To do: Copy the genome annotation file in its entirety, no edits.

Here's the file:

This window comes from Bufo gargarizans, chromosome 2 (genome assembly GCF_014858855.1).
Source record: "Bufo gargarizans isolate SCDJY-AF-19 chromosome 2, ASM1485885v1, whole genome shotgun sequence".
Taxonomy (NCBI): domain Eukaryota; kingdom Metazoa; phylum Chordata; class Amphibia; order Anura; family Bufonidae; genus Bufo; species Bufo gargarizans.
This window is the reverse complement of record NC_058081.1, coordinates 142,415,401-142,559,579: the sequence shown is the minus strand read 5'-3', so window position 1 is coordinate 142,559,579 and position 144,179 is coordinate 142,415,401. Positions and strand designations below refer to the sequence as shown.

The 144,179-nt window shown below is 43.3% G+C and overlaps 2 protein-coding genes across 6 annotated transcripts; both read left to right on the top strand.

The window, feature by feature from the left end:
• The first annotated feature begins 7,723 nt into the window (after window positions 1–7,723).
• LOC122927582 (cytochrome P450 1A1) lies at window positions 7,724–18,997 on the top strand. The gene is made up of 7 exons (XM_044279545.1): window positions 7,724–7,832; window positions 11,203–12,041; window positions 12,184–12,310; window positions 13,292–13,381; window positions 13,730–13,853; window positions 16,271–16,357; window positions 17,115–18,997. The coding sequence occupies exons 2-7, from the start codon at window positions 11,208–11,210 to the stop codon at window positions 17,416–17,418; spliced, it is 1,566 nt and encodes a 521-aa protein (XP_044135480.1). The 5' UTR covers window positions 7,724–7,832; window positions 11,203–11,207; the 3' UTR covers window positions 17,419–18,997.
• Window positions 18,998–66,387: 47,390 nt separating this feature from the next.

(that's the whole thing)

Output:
This window comes from Bufo gargarizans, chromosome 2 (genome assembly GCF_014858855.1).
Source record: "Bufo gargarizans isolate SCDJY-AF-19 chromosome 2, ASM1485885v1, whole genome shotgun sequence".
Taxonomy (NCBI): domain Eukaryota; kingdom Metazoa; phylum Chordata; class Amphibia; order Anura; family Bufonidae; genus Bufo; species Bufo gargarizans.
This window is the reverse complement of record NC_058081.1, coordinates 142,415,401-142,559,579: the sequence shown is the minus strand read 5'-3', so window position 1 is coordinate 142,559,579 and position 144,179 is coordinate 142,415,401. Positions and strand designations below refer to the sequence as shown.

The 144,179-nt window shown below is 43.3% G+C and overlaps 2 protein-coding genes across 6 annotated transcripts; both read left to right on the top strand.

The window, feature by feature from the left end:
• The first annotated feature begins 7,723 nt into the window (after window positions 1–7,723).
• LOC122927582 (cytochrome P450 1A1) lies at window positions 7,724–18,997 on the top strand. The gene is made up of 7 exons (XM_044279545.1): window positions 7,724–7,832; window positions 11,203–12,041; window positions 12,184–12,310; window positions 13,292–13,381; window positions 13,730–13,853; window positions 16,271–16,357; window positions 17,115–18,997. The coding sequence occupies exons 2-7, from the start codon at window positions 11,208–11,210 to the stop codon at window positions 17,416–17,418; spliced, it is 1,566 nt and encodes a 521-aa protein (XP_044135480.1). The 5' UTR covers window positions 7,724–7,832; window positions 11,203–11,207; the 3' UTR covers window positions 17,419–18,997.
• Window positions 18,998–66,387: 47,390 nt separating this feature from the next.